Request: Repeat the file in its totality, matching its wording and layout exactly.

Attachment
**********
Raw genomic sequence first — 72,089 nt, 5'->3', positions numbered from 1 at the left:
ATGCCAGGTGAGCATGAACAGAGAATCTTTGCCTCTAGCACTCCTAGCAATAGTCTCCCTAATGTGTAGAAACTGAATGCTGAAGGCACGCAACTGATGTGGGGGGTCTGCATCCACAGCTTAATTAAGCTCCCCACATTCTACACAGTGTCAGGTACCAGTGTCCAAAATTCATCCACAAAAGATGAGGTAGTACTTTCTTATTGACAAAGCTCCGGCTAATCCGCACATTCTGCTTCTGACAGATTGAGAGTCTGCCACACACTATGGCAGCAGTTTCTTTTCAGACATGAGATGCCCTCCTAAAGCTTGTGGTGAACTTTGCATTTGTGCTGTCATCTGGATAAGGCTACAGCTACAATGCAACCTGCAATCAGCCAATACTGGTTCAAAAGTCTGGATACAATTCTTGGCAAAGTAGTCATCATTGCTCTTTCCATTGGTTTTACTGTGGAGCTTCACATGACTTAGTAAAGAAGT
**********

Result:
Raw genomic sequence first — 72,089 nt, 5'->3', positions numbered from 1 at the left:
ATGCCAGGTGAGCATGAACAGAGAATCTTTGCCTCTAGCACTCCTAGCAATAGTCTCCCTAATGTGTAGAAACTGAATGCTGAAGGCACGCAACTGATGTGGGGGGTCTGCATCCACAGCTTAATTAAGCTCCCCACATTCTACACAGTGTCAGGTACCAGTGTCCAAAATTCATCCACAAAAGATGAGGTAGTACTTTCTTATTGACAAAGCTCCGGCTAATCCGCACATTCTGCTTCTGACAGATTGAGAGTCTGCCACACACTATGGCAGCAGTTTCTTTTCAGACATGAGATGCCCTCCTAAAGCTTGTGGTGAACTTTGCATTTGTGCTGTCATCTGGATAAGGCTACAGCTACAATGCAACCTGCAATCAGCCAATACTGGTTCAAAAGTCTGGATACAATTCTTGGCAAAGTAGTCATCATTGCTCTTTCCATTGGTTTTACTGTGGAGCTTCACATGACTTAGTAAAGAAGT